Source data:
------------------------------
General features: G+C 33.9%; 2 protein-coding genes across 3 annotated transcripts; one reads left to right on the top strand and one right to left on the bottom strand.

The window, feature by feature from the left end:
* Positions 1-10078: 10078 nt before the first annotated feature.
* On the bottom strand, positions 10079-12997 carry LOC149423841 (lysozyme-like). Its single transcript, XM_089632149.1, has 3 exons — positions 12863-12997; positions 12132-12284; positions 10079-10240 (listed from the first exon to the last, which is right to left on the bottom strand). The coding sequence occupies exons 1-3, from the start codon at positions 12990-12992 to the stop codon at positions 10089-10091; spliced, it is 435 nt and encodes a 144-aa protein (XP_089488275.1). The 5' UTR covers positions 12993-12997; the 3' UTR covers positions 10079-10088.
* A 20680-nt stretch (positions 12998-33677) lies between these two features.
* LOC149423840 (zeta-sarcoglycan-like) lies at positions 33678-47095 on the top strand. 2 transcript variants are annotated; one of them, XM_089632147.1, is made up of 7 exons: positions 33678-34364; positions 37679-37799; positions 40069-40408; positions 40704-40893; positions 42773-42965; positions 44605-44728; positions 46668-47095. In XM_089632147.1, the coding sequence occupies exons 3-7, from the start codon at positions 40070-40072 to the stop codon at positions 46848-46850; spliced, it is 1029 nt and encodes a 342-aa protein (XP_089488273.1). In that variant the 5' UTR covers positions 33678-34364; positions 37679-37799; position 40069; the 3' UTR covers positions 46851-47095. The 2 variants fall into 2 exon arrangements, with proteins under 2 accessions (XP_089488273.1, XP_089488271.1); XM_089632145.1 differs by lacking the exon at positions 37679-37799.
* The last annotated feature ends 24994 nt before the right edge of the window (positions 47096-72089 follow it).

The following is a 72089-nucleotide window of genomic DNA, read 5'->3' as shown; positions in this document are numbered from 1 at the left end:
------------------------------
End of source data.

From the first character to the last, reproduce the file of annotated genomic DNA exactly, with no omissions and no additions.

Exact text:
General features: G+C 33.9%; 2 protein-coding genes across 3 annotated transcripts; one reads left to right on the top strand and one right to left on the bottom strand.

The window, feature by feature from the left end:
* Positions 1-10078: 10078 nt before the first annotated feature.
* On the bottom strand, positions 10079-12997 carry LOC149423841 (lysozyme-like). Its single transcript, XM_089632149.1, has 3 exons — positions 12863-12997; positions 12132-12284; positions 10079-10240 (listed from the first exon to the last, which is right to left on the bottom strand). The coding sequence occupies exons 1-3, from the start codon at positions 12990-12992 to the stop codon at positions 10089-10091; spliced, it is 435 nt and encodes a 144-aa protein (XP_089488275.1). The 5' UTR covers positions 12993-12997; the 3' UTR covers positions 10079-10088.
* A 20680-nt stretch (positions 12998-33677) lies between these two features.
* LOC149423840 (zeta-sarcoglycan-like) lies at positions 33678-47095 on the top strand. 2 transcript variants are annotated; one of them, XM_089632147.1, is made up of 7 exons: positions 33678-34364; positions 37679-37799; positions 40069-40408; positions 40704-40893; positions 42773-42965; positions 44605-44728; positions 46668-47095. In XM_089632147.1, the coding sequence occupies exons 3-7, from the start codon at positions 40070-40072 to the stop codon at positions 46848-46850; spliced, it is 1029 nt and encodes a 342-aa protein (XP_089488273.1). In that variant the 5' UTR covers positions 33678-34364; positions 37679-37799; position 40069; the 3' UTR covers positions 46851-47095. The 2 variants fall into 2 exon arrangements, with proteins under 2 accessions (XP_089488273.1, XP_089488271.1); XM_089632145.1 differs by lacking the exon at positions 37679-37799.
* The last annotated feature ends 24994 nt before the right edge of the window (positions 47096-72089 follow it).

The following is a 72089-nucleotide window of genomic DNA, read 5'->3' as shown; positions in this document are numbered from 1 at the left end: